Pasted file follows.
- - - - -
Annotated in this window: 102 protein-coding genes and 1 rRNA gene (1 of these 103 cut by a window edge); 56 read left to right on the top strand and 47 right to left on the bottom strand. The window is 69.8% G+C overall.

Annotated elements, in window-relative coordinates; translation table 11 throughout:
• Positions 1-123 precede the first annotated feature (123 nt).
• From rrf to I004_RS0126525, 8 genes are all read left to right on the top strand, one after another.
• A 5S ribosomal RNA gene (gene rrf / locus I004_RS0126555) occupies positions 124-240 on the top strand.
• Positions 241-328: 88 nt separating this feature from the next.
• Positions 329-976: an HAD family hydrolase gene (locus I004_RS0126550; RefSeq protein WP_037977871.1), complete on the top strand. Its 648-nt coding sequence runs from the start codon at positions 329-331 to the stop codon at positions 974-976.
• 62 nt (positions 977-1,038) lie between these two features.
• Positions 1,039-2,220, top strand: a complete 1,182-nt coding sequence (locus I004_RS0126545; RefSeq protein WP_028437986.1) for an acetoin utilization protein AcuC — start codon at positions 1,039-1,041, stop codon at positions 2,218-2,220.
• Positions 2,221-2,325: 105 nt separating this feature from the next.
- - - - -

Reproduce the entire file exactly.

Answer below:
Annotated in this window: 102 protein-coding genes and 1 rRNA gene (1 of these 103 cut by a window edge); 56 read left to right on the top strand and 47 right to left on the bottom strand. The window is 69.8% G+C overall.

Annotated elements, in window-relative coordinates; translation table 11 throughout:
• Positions 1-123 precede the first annotated feature (123 nt).
• From rrf to I004_RS0126525, 8 genes are all read left to right on the top strand, one after another.
• A 5S ribosomal RNA gene (gene rrf / locus I004_RS0126555) occupies positions 124-240 on the top strand.
• Positions 241-328: 88 nt separating this feature from the next.
• Positions 329-976: an HAD family hydrolase gene (locus I004_RS0126550; RefSeq protein WP_037977871.1), complete on the top strand. Its 648-nt coding sequence runs from the start codon at positions 329-331 to the stop codon at positions 974-976.
• 62 nt (positions 977-1,038) lie between these two features.
• Positions 1,039-2,220, top strand: a complete 1,182-nt coding sequence (locus I004_RS0126545; RefSeq protein WP_028437986.1) for an acetoin utilization protein AcuC — start codon at positions 1,039-1,041, stop codon at positions 2,218-2,220.
• Positions 2,221-2,325: 105 nt separating this feature from the next.